Upon arrival, workers may have their passports confiscated and be forced into exploitative labor situations. There are often no written contracts, no stipulation of work to be done, and no clear way of paying off debts and regaining their labor freedom and mobility.
“We’re doing a lot of work with that and in conjunction with the U.S. government,” Sister Nash said. “There have been several resolutions with companies to adopt a more comprehensive human rights policy to ensure their supply chains do not include debt-bondage workers.”
ICCR: Solutions that Improve Corporate Cultures and Consumer Experiences
In the wake of the housing crash, many groups focused their ire on the companies, institutions, and individuals responsible. One notable example was the Occupy movement. Protestors took to the streets chanting slogans and waving signs calling for people to rise up against the 1%. They demanded grievances from the government that allowed the financial crisis to occur — and then bailed out the banks at the expense of the consumers whose lives were ruined.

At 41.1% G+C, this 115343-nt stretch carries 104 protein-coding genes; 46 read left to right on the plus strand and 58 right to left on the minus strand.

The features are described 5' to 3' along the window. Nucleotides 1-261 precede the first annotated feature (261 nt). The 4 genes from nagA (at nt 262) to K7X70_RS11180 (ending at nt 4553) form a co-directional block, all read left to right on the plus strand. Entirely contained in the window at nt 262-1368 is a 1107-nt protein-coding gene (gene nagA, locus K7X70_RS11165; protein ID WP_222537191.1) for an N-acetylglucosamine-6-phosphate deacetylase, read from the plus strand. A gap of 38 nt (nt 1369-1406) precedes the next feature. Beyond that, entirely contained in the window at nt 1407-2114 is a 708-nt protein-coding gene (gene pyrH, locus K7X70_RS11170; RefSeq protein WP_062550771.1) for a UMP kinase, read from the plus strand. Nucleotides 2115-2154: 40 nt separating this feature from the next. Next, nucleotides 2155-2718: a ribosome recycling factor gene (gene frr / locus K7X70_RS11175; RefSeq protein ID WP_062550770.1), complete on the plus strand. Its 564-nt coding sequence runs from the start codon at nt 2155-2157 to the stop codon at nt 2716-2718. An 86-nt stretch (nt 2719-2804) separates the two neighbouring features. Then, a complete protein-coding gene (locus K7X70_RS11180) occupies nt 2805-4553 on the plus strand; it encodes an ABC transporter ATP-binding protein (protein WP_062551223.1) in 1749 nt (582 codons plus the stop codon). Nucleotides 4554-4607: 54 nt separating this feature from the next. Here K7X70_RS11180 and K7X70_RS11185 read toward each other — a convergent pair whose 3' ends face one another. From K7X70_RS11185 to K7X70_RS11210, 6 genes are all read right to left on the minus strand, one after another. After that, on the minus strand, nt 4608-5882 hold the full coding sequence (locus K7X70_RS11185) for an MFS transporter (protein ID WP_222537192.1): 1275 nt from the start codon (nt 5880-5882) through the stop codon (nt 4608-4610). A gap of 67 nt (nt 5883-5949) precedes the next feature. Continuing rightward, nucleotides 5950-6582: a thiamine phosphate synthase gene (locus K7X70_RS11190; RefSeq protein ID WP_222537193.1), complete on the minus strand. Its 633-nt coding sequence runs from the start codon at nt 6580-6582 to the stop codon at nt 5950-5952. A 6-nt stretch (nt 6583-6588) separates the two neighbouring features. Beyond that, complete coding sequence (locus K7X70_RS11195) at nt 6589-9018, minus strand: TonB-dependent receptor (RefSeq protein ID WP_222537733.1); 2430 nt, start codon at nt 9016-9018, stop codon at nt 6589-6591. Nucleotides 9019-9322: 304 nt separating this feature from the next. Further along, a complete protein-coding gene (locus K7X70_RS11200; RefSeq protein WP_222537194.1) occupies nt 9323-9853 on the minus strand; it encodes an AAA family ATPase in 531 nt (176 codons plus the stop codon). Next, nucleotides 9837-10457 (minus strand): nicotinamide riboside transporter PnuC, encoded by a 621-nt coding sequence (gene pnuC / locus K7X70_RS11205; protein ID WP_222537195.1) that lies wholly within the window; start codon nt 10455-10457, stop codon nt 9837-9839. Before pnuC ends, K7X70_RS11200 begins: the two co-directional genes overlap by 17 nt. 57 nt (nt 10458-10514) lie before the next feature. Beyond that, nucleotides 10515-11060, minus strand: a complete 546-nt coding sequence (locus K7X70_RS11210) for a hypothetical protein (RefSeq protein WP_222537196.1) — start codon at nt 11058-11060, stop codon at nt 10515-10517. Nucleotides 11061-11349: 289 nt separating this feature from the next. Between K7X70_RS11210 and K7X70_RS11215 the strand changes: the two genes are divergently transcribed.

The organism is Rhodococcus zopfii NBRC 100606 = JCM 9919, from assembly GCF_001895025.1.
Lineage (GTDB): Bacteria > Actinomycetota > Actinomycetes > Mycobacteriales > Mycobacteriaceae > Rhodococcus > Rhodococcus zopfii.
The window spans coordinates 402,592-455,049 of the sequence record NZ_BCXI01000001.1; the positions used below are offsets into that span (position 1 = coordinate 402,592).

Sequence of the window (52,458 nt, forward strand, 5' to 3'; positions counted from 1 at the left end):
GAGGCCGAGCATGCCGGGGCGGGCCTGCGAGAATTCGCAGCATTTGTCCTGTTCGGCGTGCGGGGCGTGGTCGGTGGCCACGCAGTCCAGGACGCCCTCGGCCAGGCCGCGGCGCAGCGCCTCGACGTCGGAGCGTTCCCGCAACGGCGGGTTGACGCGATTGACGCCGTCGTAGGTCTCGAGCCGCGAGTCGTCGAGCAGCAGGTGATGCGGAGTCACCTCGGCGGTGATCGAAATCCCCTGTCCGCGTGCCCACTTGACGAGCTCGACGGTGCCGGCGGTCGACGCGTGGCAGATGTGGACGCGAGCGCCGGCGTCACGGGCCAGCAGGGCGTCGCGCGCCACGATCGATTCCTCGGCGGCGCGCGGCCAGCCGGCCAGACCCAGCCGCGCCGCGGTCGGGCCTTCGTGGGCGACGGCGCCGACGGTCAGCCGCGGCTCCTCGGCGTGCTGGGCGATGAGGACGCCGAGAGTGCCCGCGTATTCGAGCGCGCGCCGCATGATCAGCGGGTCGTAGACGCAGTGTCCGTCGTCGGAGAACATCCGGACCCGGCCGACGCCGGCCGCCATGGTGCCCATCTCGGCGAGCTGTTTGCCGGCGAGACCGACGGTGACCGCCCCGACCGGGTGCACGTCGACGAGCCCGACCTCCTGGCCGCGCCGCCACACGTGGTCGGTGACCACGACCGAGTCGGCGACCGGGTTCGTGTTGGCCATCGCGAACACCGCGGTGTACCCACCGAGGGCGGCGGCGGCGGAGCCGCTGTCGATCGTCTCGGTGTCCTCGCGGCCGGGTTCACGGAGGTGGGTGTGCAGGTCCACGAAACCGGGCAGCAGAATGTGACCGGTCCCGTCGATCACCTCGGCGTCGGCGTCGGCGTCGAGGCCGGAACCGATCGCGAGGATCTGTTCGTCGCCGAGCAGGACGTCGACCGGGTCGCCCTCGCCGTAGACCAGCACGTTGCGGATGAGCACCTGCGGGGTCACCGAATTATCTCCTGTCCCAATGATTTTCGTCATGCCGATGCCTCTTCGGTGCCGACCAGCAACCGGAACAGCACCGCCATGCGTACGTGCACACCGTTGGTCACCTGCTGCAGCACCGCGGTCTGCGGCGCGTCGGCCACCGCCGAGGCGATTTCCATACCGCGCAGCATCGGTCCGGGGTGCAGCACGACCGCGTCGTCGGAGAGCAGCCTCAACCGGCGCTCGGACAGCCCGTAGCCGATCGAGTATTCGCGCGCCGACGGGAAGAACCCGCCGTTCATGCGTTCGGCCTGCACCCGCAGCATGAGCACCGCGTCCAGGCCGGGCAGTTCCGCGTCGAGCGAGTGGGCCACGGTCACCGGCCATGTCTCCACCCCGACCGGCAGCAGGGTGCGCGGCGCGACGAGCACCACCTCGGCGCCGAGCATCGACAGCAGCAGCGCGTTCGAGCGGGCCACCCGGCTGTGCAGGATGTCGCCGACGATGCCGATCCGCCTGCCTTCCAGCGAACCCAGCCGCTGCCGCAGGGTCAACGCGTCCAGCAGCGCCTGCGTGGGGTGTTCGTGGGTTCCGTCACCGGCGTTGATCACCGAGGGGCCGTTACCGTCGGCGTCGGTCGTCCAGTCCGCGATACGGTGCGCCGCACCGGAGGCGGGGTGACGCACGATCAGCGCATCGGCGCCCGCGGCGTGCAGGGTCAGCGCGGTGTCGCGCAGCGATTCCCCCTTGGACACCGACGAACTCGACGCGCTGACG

Other groups issued more reserved and realistic calls for tax reform, increased regulation of financial services, and other solutions to the deep economic problems. Sister Nash and ICCR occupy the more moderate end of the spectrum, having dedicated themselves to finding mutually beneficial solutions.
Consumers benefit from ethical practices that protect their financial well-being and prevent exploitation. Institutions benefit from more sustainable business practices that engender greater satisfaction among workers and consumers, leading to a positive public image and greater consumer trust.
That strategy allows banks to continue providing access to products and services that contribute to the high quality of life enjoyed by many in the United States. And it can also expand access to the underbanked who could gain significantly from more equitable access.
“If you do the right thing, it’s a win for both,” Sister Nash said.